MCViewPoint

Opinion from a Libertarian ViewPoint

Blast from the past: The Pentagon’s updated war plan for tactical nukes

Posted by M. C. on July 16, 2019

Despite decades of practice in the past, from ships to planes to individual troops, the Pentagon has to figure out how to fight in one of the most deadly environments ever envisioned.

Fifty years of cold war nuclear war preparation and the pentagram has taught themselves nothing.

Not a big surprise.

https://www.militarytimes.com/news/your-military/2019/07/10/blast-from-the-past-the-pentagons-updated-war-plan-for-tactical-nukes/

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…The world has not seen a nuclear strike in combat since 1945. But a nuclear attack from an enemy — and potential U.S. counter strike — is a scenario that’s drawing renewed attention from the Defense Department as the military prepares for the grim prospect of full-scale combat operations involving nuclear weapons.

“It’d be horrible,” retired Gen. Hawk Carlisle, former head of Air Combat Command and current head of the National Defense Industrial Association, said of this hypothetical scenario that could happen under new Pentagon doctrine.

“All the complicating factors of a nuclear exchange just accentuates whatever problem you would have in a normal hostile environment, with a level of complexity that is an order of magnitude more difficult,” Carlisle told Military Times in a recent interview.

For the first time in decades, incorporating tactical-level targeting and being able to run maneuver operations in a post-nuclear blast area have returned to the thinking of even the lowest-ranking troops. Something most operational planners have ignored for decades.

Winning a nuclear ground war

The Pentagon’s new plans were outlined in detail when the Pentagon recently published its new 60-page “Joint ­Publication No. 3-72 Nuclear Operations” online. The ­document, prepared at the request of the Chairman of the Joint Chiefs of Staff, was briefly available to the public but soon removed and placed in an online catalogue of “for official use only” documents.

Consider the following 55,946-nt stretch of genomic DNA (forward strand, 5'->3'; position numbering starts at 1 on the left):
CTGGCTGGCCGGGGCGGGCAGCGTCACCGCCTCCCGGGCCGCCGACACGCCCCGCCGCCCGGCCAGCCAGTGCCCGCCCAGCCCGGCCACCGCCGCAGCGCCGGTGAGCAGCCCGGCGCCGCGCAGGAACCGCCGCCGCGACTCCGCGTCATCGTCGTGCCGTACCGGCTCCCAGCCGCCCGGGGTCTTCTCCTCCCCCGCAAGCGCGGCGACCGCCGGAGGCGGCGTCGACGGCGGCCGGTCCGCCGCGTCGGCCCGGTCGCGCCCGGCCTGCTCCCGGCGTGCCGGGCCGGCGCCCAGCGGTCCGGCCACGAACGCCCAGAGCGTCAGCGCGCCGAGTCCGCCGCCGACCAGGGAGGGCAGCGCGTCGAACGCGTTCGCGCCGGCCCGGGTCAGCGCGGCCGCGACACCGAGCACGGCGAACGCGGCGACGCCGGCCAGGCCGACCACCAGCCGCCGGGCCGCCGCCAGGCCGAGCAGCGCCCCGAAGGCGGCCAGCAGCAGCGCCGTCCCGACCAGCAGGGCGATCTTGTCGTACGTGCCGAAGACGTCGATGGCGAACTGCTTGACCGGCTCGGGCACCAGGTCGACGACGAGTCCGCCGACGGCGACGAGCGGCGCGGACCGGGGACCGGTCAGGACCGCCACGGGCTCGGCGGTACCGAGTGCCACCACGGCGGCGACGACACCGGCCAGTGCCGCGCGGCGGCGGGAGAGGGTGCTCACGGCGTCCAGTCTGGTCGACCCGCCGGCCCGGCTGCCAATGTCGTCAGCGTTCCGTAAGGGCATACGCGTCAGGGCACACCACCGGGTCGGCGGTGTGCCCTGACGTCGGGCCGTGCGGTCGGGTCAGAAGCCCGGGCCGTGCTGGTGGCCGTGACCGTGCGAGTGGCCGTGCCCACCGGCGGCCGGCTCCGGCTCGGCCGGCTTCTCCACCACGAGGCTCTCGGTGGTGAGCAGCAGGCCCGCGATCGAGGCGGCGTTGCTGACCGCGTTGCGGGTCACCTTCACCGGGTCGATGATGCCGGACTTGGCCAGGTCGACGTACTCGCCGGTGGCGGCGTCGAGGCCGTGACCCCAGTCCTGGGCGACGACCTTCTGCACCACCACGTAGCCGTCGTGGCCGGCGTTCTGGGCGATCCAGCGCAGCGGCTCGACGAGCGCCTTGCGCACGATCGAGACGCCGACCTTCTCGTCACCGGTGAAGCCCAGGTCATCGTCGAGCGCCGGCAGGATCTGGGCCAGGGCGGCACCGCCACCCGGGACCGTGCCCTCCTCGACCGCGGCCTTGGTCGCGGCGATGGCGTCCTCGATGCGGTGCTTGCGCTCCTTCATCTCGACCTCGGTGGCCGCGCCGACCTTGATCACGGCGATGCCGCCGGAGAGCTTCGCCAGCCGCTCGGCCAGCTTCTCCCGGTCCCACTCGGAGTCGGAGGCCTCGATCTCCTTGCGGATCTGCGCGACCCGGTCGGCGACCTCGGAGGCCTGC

The document reveals a fundamental change from the Cold War-era belief that nuclear war would result in an Armageddon-like catastrophe and “mutually assured destruction.”

The new plans reflect the modern battlefield where the number of countries with nuclear capabilities is growing rapidly, where asymmetric warfare is increasingly common and where the U.S. military is losing its technological edge over other near-peer military rivals.

The new plan bluntly states that “nuclear weapons could create conditions for decisive results and the restoration of strategic stability. Specifically, the use of nuclear weapons will fundamentally change the scope of a battle and develop situations that call for commanders to win.”

And it calls their use “essential” to mission success…

Russia’s nuclear policy since 2000 has been to use smaller payloads in a conventional fight — low-yield or tactical — nuclear weapons to win key battles that could quickly end conflict and prevent full-scale nuclear war, according to a 2012 U.S. National Intelligence Council report.

Some experts see the doctrinal change as simply a way of getting back to the way nuclear conflict was viewed before the Berlin Wall fell.

Before the Berlin Wall fell and the collapse of the Soviet Union in 1991, every U.S. artillery unit in Europe was nuclear capable. “Every battalion had nuclear training,” said David E. Johnson, principal researcher at the Rand Corporation and career Army officer with a background in artillery.

That included defending nuclear weapon storage sites, anticipating effects of even howitzer 155 mm nuclear-enabled projectiles and working field exercises in mission oriented protective posture, or MOPP, gear.

“We need to recover that capability,” he said. “There’s just a knowledge gap in the force.”

Post-blast ground operations

The 2019 nuclear doctrine calls for soldiers and Marines trained and prepared to conduct combat operations in a multitheater post-nuclear environment.

“The greatest and least understood challenge ­confronting troops in a nuclear conflict is how to operate in a post-nuclear detonation radiological environment,” the publication states…

While sniffers detect the location and fallout levels, he said, ­weather airmen analyze wind and other ­meteorological patterns to track and predict how the radiation might drift and dissipate.

Despite decades of practice in the past, from ships to planes to individual troops, the Pentagon has to figure out how to fight in one of the most deadly environments ever envisioned.

“We have been working on it for a few years, and we do have more ­information than we probably had in the height of Iraqi Freedom and Enduring Freedom,” Carlisle said.

“We don’t have anywhere close to all the answers … and not to the level of detail … we need,” he said. “But we are trying to figure it out.

Be seeing you

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